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Milam County, Texas

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Washington Hine


SOURCE: History of Texas, Together with a Biographical History of Milam, Williamson, Bastrop, Travis, Lee and Burleson Counties. (Chicago, IL: Lewis, 1893), p. 623 & 624.

Washington Hine, an enterprising and successful farmer residing near Davilla, Milam county, is a native of Painesville, Ohio, and was born October 15, 1850. His father, Homer H. Hine, was also born in Ohio in 1823 and still resides there, being a large and successful farmer.

Homer Hine, the father of Homer H. Hine and grandfather of Washington Hine, was one of the early settlers of the Buckeye State moving there early in this century from Connecticut, which was his place of birth. He was a lawyer by profession and served several terms in the Ohio Legislature. He was of Irish extraction and his wife, whose maiden name was Skinner, was of English descent.

The mother of Washington Hine, Julietta Rue before marriage, was the daughter of Jonathan and Cynthia Rue, and was born in Kentucky, December 25, 1824. She is still living. Eight children were born to Homer H. and Julietta Hine of whom the subject of this notice was the third in age, the others being: Mary Hine, the wife of Horace Bacon, of Painesville, Ohio; Samuel N. Hine who died in infancy; Cynthia Hine, the wife of William Doran, of Dallas, Texas; Anna L. Hine, the wife of Charles Field, of Cleveland, Ohio; Agnes Hine, the wife of Minor G. Norton, of the same place; Clarence A. Hine and Henrietta Hine, both of Painesville, Ohio.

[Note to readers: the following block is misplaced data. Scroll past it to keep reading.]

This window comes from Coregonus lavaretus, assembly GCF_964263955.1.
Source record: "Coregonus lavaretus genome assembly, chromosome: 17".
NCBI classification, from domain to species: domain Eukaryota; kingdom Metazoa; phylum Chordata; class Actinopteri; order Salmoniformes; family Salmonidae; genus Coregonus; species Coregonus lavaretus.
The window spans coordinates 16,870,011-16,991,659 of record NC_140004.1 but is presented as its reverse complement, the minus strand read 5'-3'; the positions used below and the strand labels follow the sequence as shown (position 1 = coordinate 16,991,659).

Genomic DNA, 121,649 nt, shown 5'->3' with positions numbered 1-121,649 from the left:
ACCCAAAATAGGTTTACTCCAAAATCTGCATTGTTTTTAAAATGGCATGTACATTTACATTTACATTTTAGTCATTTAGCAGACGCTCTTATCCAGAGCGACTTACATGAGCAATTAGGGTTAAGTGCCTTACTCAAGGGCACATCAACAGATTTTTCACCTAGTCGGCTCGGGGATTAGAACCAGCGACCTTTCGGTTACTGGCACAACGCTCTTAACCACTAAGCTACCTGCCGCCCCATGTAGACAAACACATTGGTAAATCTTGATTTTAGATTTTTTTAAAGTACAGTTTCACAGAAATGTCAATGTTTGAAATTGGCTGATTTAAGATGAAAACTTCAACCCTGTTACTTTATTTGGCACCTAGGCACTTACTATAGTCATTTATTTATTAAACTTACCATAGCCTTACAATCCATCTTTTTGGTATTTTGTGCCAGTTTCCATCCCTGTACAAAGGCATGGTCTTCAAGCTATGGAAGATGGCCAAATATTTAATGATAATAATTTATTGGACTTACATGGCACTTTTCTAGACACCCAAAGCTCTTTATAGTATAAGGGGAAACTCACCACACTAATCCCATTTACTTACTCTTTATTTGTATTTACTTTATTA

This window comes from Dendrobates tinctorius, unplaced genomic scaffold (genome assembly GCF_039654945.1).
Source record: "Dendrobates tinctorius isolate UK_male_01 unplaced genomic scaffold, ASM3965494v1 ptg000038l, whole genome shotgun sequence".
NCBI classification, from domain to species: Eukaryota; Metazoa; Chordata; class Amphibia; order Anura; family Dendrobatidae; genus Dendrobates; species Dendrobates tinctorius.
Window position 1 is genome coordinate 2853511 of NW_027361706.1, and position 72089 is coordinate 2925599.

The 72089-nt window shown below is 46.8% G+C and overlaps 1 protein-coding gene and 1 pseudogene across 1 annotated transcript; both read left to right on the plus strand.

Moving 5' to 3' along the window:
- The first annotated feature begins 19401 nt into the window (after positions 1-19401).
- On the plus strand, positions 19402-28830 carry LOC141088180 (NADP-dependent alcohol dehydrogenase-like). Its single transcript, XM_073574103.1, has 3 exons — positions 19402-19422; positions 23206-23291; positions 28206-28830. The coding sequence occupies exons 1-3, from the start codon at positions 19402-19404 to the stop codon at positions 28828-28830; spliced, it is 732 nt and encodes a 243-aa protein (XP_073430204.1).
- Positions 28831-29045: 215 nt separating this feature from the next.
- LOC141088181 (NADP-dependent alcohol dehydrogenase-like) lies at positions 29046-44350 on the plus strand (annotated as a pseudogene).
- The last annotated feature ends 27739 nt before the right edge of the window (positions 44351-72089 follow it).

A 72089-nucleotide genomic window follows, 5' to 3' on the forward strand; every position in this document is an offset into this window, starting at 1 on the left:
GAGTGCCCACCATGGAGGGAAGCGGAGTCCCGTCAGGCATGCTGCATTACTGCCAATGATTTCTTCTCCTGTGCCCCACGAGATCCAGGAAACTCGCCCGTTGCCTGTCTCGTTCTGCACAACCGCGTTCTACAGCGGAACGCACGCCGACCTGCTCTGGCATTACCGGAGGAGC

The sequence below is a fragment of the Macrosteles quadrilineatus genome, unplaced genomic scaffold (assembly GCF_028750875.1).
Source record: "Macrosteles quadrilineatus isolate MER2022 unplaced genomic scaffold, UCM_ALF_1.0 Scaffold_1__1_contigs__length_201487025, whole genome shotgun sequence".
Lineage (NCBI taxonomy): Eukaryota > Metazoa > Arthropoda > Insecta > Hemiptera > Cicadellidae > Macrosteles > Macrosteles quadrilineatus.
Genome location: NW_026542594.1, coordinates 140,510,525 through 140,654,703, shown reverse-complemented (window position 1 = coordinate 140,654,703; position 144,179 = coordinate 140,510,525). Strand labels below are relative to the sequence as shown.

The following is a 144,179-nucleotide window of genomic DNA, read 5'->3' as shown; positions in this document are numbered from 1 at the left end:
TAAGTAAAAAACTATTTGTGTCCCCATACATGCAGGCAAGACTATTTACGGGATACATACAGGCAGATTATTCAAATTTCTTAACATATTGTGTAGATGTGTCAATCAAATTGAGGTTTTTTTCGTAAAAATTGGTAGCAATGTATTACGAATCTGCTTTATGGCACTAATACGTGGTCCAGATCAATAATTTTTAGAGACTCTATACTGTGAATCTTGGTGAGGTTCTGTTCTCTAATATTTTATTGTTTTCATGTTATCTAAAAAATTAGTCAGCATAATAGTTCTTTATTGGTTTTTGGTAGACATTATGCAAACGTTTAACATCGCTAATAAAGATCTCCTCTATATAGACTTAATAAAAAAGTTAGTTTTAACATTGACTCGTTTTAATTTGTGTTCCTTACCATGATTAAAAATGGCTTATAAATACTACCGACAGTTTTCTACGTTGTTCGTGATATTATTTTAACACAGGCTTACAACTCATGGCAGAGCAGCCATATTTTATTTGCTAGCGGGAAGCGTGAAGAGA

Washington Hine was reared on his father's farm in Ohio and in the public schools of his native place received his early education. At the age of eighteen, in 1868, he came to Texas, stopping at Independence, Washington county, where he remained a year, working at the carpenter's trade, when he moved to Milam county, continuing at his trade until 1872.

In the meantime he purchased land in both this and Bell county and returning East entered Transylvania University at Lexington, Kentucky, where he completed his education after which he come (sic) back to Texas and again took up carpentering and followed it until his marriage, October 4, 1876. At that date he settled on his Bell county land and engaged in farming. After three years' residence in Bell county, he traded his farm there for land adjoining that previously purchased by him in Milam county, and moving to this in 1879, he has continued to reside here since. He has a farm of nearly 600 acres including what he owns and controls, 120 acres of which is in a good state of cultivation and furnished with a superior class of farm improvements. In addition to raising the usual quantity of staple products he gives considerable attention to live-stock, his cattle herd embracing such strains as the Durham and Holstein. Mr. Hine has taken an active interest in everything relating to farming and stock-raising since settling on the farm and has identified himself with every enterprise connected with the welfare of the community in which he lives. Formerly a Republican in politics he abandoned that organization on account of its centralizing and monopolistic tendencies and on the organization of the Farmers' Alliance joined that order with which he has affiliated since. In 1892 he was nominated and elected County Commissioner.